Legacy. You hear the word usually in association with presidents. But it’s an apt word when we consider the artistic contributions of women. For millenia, reproduction has been virtually the only outlet we’ve been given full “permission” to leave heirs, and then, often only by genetics. Most cultures (Scandinavians and the Spaniards glaring exceptions) didn’t even use the mother’s name to pass on to their kids, and their kids. It has been the custom to pass on the father’s name. And so it has been with art. Even with women who are in the arts, I would hazard a guess that only a few of us could actually name more than 5 women in our fields.
OK, so here we are stepping up to the altar to marry ourselves as legitimate parents of theater. And we have a community who affirms our vows. We want our babies to be “christened” in the larger society as real members of a larger world.
In 1972, four women who met at the esteemed Pacific Conservatory of the Performing Arts had sewed enough sequins, taken enough orders from the ALWAYS male heads of departments, (except of course, the costume department, our pink collar ghetto), seen enough casting imbalance, that we decided to start our own damn theater company. We had also all taken the “est” training which had as a primary message: create your own games. We would have all women, all the time, performing pieces that were written by women if at all possible. We managed to do some really great work. We collaborated and came up with some really good original theater pieces, and got the all important hours in that it takes to become a professional, and not a perpetual assistant.
So, five years ago, a woman was interviewing me for a radio program and during a break, I asked her what she’d done before she got into broadcasting. “Theater,” she said. She then told me that she’d done a dissertation on women in theater, feminist theater. Really? Had she ever heard of us? Theater of Process in Santa Barbara, and then in Los Angeles? Nope. She’d NEVER heard of us.
OK, so we were not shy. We were LOUD. We were in Ms. Magazine. We had a COVER of the Calendar section of the LA Times. We were constantly reviewed. We had fans. We were well-loved, first in Santa Barbara, and then, in Los Angeles.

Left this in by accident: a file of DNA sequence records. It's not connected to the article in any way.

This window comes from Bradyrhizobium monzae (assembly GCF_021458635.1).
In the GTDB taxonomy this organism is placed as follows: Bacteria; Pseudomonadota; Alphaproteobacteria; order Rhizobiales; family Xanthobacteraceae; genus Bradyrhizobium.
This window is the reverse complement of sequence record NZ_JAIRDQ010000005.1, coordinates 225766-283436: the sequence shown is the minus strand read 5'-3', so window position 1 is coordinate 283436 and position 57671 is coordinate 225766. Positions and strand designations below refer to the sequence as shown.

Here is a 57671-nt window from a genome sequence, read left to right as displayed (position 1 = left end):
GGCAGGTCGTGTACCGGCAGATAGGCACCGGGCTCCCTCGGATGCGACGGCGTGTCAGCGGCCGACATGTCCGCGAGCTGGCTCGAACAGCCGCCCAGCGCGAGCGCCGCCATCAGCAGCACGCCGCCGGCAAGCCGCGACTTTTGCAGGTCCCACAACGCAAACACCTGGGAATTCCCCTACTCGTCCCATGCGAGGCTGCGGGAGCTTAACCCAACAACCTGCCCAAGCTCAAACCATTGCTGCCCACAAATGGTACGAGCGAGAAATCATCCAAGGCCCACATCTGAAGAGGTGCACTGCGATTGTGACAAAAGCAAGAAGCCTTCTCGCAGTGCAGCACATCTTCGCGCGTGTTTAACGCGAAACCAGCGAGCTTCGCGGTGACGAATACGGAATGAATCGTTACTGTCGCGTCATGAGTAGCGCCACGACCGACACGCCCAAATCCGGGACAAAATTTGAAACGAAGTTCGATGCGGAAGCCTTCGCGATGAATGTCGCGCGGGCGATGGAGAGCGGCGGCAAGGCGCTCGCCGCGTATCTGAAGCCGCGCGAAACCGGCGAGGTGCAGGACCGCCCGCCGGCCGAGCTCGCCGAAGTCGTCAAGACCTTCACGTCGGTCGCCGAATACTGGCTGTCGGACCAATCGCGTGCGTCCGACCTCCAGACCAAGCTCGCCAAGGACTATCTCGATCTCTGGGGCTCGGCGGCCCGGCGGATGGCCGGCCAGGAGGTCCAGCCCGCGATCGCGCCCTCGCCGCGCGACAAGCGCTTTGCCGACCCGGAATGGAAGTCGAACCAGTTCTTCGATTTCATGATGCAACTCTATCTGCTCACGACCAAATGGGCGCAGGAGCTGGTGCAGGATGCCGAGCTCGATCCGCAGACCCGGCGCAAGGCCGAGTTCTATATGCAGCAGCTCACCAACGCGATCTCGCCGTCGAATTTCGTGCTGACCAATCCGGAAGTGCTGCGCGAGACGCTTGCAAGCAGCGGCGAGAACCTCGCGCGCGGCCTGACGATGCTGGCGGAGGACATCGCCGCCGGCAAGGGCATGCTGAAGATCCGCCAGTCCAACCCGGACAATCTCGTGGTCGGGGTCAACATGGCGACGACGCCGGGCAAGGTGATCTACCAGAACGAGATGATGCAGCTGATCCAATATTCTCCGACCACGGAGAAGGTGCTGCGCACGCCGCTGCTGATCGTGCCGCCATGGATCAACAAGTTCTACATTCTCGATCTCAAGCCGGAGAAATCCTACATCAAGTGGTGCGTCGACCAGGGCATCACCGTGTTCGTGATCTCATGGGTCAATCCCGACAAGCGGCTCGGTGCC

We lasted for at least 12 years, and then with the Reagan years, went down the financial toilet. We had staff members employed by the Comprehensive Employment and Training Act, CETA, and were proud to say that we could actually support people and their families on THEATER!! Yes, sisters, we did it. It was quite an accomplishment.
And yet, and yet, no legacy to speak of… except for memories of our audience members, which is not nothing. I still have people asking me what happened to the shows, “Rainbow,” “Cameos,” or what happened to some of our company members.
But we were not even a blip on the screen of American theater canon.
Which is yet another reason LA FPI is so darned important. It’s a way to count. I mean count as in keep track but also count as in make a difference. You’ll notice that a culture only counts those things that “it” deems worthwhile. We all value money the most so we literally count it down to the cent… numbers of girls and women in the arts, not so much. We are standing up and saying we count, on stage, to audiences and to each other.
“Now That She’s Gone,” my show at the Fringe Festival this week is in many ways a romp through the woman’s movement; you know that movement that has impacted everyone down to their cuticles but is thumbed at in the press? The one that we supposedly don’t need any more? Yeah, that movement. In any event, I so hope you can come and see it. If you’re reading this, I’ll comp you. All you have to do is say, “LA FPI” a the box office, and you’re in! Meanwhile, tell other people to buy tickets! Here’s the info:
Complex Theatres – East Theatre
6476 Santa Monica Boulevard
Hollywood, CA 90038
Tickets are $20 and can be purchased online at:
Tickets may be purchased by calling Ovation Tickets toll free at: 866-811-4111
Tickets may also be purchased at the door,
if seats are still available.
I had one foot squarely planted in traditional womanhood, the other squarely planted in liberation. I was trained to be an executive’s wife and I turned into an executive who can set a fabulous table. One of the sweetest comments I get from audience members who’ve seen my show is that it makes them proud to be a part of the woman’s movement.
Plus, it’s a tribute to wild sex, my Mom and Eleanor Roosevelt. Who doesn’t like that stuff?
I’m hopeful that my legacy will be one that will inspire other women and girls to NEVER give up, especially when the most common thing they hear is, “It’s too hard. Don’t bother.”
Women’s voices are missing, and until we find them in full measure, our legacy will be to be as loud as we can until we’ve got all the sopranos and altos packed into the choir room.